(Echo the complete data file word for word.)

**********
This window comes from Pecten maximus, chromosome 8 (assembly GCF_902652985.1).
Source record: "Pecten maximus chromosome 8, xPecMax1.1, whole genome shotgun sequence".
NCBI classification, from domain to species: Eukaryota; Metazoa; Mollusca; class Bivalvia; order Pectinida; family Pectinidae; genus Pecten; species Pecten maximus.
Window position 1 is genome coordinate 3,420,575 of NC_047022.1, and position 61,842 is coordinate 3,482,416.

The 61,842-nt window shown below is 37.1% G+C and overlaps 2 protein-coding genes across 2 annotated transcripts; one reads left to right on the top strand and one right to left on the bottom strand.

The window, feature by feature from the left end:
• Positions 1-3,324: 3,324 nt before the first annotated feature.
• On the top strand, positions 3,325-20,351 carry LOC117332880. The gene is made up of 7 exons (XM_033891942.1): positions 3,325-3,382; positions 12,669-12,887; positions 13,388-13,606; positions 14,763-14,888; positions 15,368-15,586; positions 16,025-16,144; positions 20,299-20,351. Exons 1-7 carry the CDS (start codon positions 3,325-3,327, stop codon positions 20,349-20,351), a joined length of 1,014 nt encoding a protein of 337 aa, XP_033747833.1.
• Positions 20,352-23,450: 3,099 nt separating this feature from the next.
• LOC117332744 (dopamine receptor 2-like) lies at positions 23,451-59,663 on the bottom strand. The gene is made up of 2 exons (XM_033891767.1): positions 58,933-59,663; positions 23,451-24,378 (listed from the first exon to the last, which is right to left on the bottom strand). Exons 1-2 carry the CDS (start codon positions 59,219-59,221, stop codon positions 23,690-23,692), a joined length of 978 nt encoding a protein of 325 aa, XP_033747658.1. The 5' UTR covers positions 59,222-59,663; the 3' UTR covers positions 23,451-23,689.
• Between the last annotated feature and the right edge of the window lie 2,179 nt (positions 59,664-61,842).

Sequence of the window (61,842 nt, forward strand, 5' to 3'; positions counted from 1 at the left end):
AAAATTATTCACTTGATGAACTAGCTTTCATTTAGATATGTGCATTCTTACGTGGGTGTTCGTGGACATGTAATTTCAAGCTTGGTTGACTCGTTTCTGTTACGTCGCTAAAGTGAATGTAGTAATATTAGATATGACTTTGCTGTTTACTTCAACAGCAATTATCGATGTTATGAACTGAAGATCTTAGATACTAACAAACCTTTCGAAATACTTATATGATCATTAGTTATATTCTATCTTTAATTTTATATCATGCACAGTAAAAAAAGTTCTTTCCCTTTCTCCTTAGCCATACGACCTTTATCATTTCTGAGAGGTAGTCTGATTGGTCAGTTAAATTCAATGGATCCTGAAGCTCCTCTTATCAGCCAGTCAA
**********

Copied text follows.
This window comes from Pecten maximus, chromosome 8 (assembly GCF_902652985.1).
Source record: "Pecten maximus chromosome 8, xPecMax1.1, whole genome shotgun sequence".
NCBI classification, from domain to species: Eukaryota; Metazoa; Mollusca; class Bivalvia; order Pectinida; family Pectinidae; genus Pecten; species Pecten maximus.
Window position 1 is genome coordinate 3,420,575 of NC_047022.1, and position 61,842 is coordinate 3,482,416.

The 61,842-nt window shown below is 37.1% G+C and overlaps 2 protein-coding genes across 2 annotated transcripts; one reads left to right on the top strand and one right to left on the bottom strand.

The window, feature by feature from the left end:
• Positions 1-3,324: 3,324 nt before the first annotated feature.
• On the top strand, positions 3,325-20,351 carry LOC117332880. The gene is made up of 7 exons (XM_033891942.1): positions 3,325-3,382; positions 12,669-12,887; positions 13,388-13,606; positions 14,763-14,888; positions 15,368-15,586; positions 16,025-16,144; positions 20,299-20,351. Exons 1-7 carry the CDS (start codon positions 3,325-3,327, stop codon positions 20,349-20,351), a joined length of 1,014 nt encoding a protein of 337 aa, XP_033747833.1.
• Positions 20,352-23,450: 3,099 nt separating this feature from the next.
• LOC117332744 (dopamine receptor 2-like) lies at positions 23,451-59,663 on the bottom strand. The gene is made up of 2 exons (XM_033891767.1): positions 58,933-59,663; positions 23,451-24,378 (listed from the first exon to the last, which is right to left on the bottom strand). Exons 1-2 carry the CDS (start codon positions 59,219-59,221, stop codon positions 23,690-23,692), a joined length of 978 nt encoding a protein of 325 aa, XP_033747658.1. The 5' UTR covers positions 59,222-59,663; the 3' UTR covers positions 23,451-23,689.
• Between the last annotated feature and the right edge of the window lie 2,179 nt (positions 59,664-61,842).

Sequence of the window (61,842 nt, forward strand, 5' to 3'; positions counted from 1 at the left end):
AAAATTATTCACTTGATGAACTAGCTTTCATTTAGATATGTGCATTCTTACGTGGGTGTTCGTGGACATGTAATTTCAAGCTTGGTTGACTCGTTTCTGTTACGTCGCTAAAGTGAATGTAGTAATATTAGATATGACTTTGCTGTTTACTTCAACAGCAATTATCGATGTTATGAACTGAAGATCTTAGATACTAACAAACCTTTCGAAATACTTATATGATCATTAGTTATATTCTATCTTTAATTTTATATCATGCACAGTAAAAAAAGTTCTTTCCCTTTCTCCTTAGCCATACGACCTTTATCATTTCTGAGAGGTAGTCTGATTGGTCAGTTAAATTCAATGGATCCTGAAGCTCCTCTTATCAGCCAGTCAA